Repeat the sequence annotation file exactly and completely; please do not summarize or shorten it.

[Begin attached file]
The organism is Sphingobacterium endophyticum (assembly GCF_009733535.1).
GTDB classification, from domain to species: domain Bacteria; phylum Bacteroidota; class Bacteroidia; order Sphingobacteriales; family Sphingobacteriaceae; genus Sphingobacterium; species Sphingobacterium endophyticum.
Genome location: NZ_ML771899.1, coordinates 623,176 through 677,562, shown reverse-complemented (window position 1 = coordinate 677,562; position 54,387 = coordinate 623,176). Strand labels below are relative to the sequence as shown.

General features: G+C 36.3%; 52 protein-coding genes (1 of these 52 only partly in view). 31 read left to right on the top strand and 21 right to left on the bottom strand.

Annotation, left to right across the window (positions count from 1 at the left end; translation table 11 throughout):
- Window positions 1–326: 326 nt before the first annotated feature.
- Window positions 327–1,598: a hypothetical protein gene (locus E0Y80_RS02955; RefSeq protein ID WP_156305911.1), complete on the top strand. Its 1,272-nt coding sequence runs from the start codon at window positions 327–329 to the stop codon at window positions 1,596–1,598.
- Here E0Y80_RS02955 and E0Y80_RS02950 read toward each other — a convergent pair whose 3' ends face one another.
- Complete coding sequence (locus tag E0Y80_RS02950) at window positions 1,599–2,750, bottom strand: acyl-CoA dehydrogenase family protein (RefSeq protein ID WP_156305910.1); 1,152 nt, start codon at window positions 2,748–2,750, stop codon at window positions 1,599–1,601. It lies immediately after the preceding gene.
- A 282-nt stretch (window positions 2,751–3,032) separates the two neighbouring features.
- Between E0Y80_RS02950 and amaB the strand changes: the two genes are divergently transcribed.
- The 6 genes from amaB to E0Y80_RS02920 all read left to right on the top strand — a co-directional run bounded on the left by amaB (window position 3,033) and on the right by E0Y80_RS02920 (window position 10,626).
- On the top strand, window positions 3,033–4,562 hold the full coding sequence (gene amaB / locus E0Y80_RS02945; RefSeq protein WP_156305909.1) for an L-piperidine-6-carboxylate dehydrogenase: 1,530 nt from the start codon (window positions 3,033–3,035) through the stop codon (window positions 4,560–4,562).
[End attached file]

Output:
The organism is Sphingobacterium endophyticum (assembly GCF_009733535.1).
GTDB classification, from domain to species: domain Bacteria; phylum Bacteroidota; class Bacteroidia; order Sphingobacteriales; family Sphingobacteriaceae; genus Sphingobacterium; species Sphingobacterium endophyticum.
Genome location: NZ_ML771899.1, coordinates 623,176 through 677,562, shown reverse-complemented (window position 1 = coordinate 677,562; position 54,387 = coordinate 623,176). Strand labels below are relative to the sequence as shown.

General features: G+C 36.3%; 52 protein-coding genes (1 of these 52 only partly in view). 31 read left to right on the top strand and 21 right to left on the bottom strand.

Annotation, left to right across the window (positions count from 1 at the left end; translation table 11 throughout):
- Window positions 1–326: 326 nt before the first annotated feature.
- Window positions 327–1,598: a hypothetical protein gene (locus E0Y80_RS02955; RefSeq protein ID WP_156305911.1), complete on the top strand. Its 1,272-nt coding sequence runs from the start codon at window positions 327–329 to the stop codon at window positions 1,596–1,598.
- Here E0Y80_RS02955 and E0Y80_RS02950 read toward each other — a convergent pair whose 3' ends face one another.
- Complete coding sequence (locus tag E0Y80_RS02950) at window positions 1,599–2,750, bottom strand: acyl-CoA dehydrogenase family protein (RefSeq protein ID WP_156305910.1); 1,152 nt, start codon at window positions 2,748–2,750, stop codon at window positions 1,599–1,601. It lies immediately after the preceding gene.
- A 282-nt stretch (window positions 2,751–3,032) separates the two neighbouring features.
- Between E0Y80_RS02950 and amaB the strand changes: the two genes are divergently transcribed.
- The 6 genes from amaB to E0Y80_RS02920 all read left to right on the top strand — a co-directional run bounded on the left by amaB (window position 3,033) and on the right by E0Y80_RS02920 (window position 10,626).
- On the top strand, window positions 3,033–4,562 hold the full coding sequence (gene amaB / locus E0Y80_RS02945; RefSeq protein WP_156305909.1) for an L-piperidine-6-carboxylate dehydrogenase: 1,530 nt from the start codon (window positions 3,033–3,035) through the stop codon (window positions 4,560–4,562).